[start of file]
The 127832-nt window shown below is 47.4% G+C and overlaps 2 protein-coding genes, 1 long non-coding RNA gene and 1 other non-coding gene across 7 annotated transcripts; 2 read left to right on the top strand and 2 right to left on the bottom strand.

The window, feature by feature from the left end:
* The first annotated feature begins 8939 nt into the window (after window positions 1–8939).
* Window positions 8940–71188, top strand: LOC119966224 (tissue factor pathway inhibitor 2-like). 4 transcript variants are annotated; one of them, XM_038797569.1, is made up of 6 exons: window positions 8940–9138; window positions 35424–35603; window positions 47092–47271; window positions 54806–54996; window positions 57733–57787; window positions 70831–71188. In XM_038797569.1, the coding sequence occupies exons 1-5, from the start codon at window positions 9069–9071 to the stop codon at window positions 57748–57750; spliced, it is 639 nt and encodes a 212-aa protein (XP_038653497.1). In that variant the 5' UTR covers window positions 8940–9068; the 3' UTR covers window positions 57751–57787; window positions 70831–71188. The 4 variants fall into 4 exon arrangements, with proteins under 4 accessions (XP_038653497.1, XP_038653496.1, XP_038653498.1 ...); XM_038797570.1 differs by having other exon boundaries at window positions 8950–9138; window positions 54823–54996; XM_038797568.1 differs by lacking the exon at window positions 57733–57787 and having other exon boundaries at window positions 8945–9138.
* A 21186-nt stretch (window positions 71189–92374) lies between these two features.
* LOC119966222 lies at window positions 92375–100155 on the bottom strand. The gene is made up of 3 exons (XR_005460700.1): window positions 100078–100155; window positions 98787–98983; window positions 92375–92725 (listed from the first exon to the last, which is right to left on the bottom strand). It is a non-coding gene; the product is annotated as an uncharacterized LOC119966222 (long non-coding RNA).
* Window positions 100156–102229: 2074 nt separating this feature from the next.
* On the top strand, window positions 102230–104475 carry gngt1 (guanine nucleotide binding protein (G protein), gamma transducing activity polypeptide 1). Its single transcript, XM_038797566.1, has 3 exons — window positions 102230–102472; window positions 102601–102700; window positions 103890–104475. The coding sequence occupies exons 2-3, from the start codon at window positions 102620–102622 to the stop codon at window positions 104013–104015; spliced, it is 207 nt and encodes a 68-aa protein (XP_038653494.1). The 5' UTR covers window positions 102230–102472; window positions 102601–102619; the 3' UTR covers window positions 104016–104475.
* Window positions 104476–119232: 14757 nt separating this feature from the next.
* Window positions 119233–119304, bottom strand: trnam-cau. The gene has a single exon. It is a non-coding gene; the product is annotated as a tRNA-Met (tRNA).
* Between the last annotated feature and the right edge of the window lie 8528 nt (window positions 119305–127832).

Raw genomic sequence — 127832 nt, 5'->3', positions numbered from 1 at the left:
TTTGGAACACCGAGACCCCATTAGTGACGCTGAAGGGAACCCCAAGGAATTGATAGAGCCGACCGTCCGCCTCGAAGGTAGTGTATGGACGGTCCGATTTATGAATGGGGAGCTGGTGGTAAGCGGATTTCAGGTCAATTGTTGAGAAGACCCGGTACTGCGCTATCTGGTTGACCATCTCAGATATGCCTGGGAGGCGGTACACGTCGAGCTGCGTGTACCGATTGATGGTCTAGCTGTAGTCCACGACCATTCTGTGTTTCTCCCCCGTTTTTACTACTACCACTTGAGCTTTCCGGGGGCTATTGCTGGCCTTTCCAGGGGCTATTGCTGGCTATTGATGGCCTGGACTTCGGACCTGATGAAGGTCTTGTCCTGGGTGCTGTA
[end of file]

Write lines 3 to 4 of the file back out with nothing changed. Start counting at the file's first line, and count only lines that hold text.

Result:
* The first annotated feature begins 8939 nt into the window (after window positions 1–8939).
* Window positions 8940–71188, top strand: LOC119966224 (tissue factor pathway inhibitor 2-like). 4 transcript variants are annotated; one of them, XM_038797569.1, is made up of 6 exons: window positions 8940–9138; window positions 35424–35603; window positions 47092–47271; window positions 54806–54996; window positions 57733–57787; window positions 70831–71188. In XM_038797569.1, the coding sequence occupies exons 1-5, from the start codon at window positions 9069–9071 to the stop codon at window positions 57748–57750; spliced, it is 639 nt and encodes a 212-aa protein (XP_038653497.1). In that variant the 5' UTR covers window positions 8940–9068; the 3' UTR covers window positions 57751–57787; window positions 70831–71188. The 4 variants fall into 4 exon arrangements, with proteins under 4 accessions (XP_038653497.1, XP_038653496.1, XP_038653498.1 ...); XM_038797570.1 differs by having other exon boundaries at window positions 8950–9138; window positions 54823–54996; XM_038797568.1 differs by lacking the exon at window positions 57733–57787 and having other exon boundaries at window positions 8945–9138.